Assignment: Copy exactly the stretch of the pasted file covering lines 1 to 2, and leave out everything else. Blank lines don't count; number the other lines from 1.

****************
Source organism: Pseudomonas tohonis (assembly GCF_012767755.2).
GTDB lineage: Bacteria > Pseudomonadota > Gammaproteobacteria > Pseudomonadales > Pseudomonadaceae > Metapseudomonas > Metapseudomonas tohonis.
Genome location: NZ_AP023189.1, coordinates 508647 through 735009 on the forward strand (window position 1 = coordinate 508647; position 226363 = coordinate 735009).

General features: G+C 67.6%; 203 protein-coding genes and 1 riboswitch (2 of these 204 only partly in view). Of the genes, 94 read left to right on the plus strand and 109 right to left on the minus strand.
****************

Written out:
Source organism: Pseudomonas tohonis (assembly GCF_012767755.2).
GTDB lineage: Bacteria > Pseudomonadota > Gammaproteobacteria > Pseudomonadales > Pseudomonadaceae > Metapseudomonas > Metapseudomonas tohonis.